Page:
HTML5 is a markup language used for structuring and presenting content on the World Wide Web. It was finalized, and published, on 28 October 2014 by the World Wide Web Consortium (W3C). This is the fifth revision of the HTML standard since the inception of the World Wide Web. The previous version, HTML 4, was standardized in 1997.
Its core aims are to improve the language with support for the latest multimedia while keeping it easily readable by humans and consistently understood by computers and devices (web browsers, parsers, etc.). HTML5 is intended to subsume not only HTML 4, but also XHTML 1 and DOM Level 2 HTML.
Following its immediate predecessors HTML 4.01 and XHTML 1.1, HTML5 is a response to the fact that the HTML and XHTML in common use on the World Wide Web have a mixture of features introduced by various specifications, along with those introduced by software products such as web browsers and those established by common practice. It is also an attempt to define a single markup language that can be written in either HTML or XHTML. It includes detailed processing models to encourage more interoperable implementations; it extends, improves and rationalizes the markup available for documents, and introduces markup and application programming interfaces (APIs) for complex web applications. For the same reasons, HTML5 is also a potential candidate for cross-platform mobile applications. Many features of HTML5 have been built with the consideration of being able to run on low-powered devices such as smartphones and tablets. In December 2011, research firm Strategy Analytics forecast sales of HTML5 compatible phones would top 1 billion in 2013.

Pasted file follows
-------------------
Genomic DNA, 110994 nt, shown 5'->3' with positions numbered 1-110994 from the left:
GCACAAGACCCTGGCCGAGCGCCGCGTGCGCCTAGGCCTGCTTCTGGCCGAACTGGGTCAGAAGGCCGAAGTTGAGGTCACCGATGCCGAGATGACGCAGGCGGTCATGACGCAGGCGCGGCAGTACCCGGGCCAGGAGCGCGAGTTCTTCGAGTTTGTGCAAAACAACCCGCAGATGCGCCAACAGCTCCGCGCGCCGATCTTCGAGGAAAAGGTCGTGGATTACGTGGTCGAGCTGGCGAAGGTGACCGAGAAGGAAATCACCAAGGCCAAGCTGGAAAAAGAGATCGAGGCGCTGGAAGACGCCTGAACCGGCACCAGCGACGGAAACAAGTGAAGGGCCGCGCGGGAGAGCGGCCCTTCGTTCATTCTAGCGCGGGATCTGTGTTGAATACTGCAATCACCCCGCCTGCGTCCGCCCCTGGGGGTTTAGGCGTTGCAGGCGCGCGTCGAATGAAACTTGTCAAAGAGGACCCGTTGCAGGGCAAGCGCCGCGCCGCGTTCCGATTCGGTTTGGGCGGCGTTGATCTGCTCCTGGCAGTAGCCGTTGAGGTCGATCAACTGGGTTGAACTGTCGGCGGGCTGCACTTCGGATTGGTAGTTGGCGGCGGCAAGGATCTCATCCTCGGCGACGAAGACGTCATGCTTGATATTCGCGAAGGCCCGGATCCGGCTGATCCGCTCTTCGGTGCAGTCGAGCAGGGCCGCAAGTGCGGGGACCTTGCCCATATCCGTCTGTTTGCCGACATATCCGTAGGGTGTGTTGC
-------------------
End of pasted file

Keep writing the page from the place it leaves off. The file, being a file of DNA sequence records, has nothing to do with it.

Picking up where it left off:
In particular, HTML5 adds many new syntactic features. These include the new <video>, <audio> and <canvas> elements, as well as the integration of scalable vector graphics (SVG) content (replacing generic<object> tags), and MathML for mathematical formulas. These features are designed to make it easy to include and handle multimedia and graphical content on the web without having to resort to proprietary plugins and APIs. Other new page structure elements, such as <main>, <section>, <article>, <header>, <footer>, <aside>, <nav> and <figure>, are designed to enrich the semantic content of documents. New attributes have been introduced, some elements and attributes have been removed and some elements, such as <a>, <cite> and <menu> have been changed, redefined or standardized. The APIs and Document Object Model (DOM) are no longer afterthoughts, but are fundamental parts of the HTML5 specification. HTML5 also defines in some detail the required processing for invalid documents so that syntax errors will be treated uniformly by all conforming browsers and other user agents.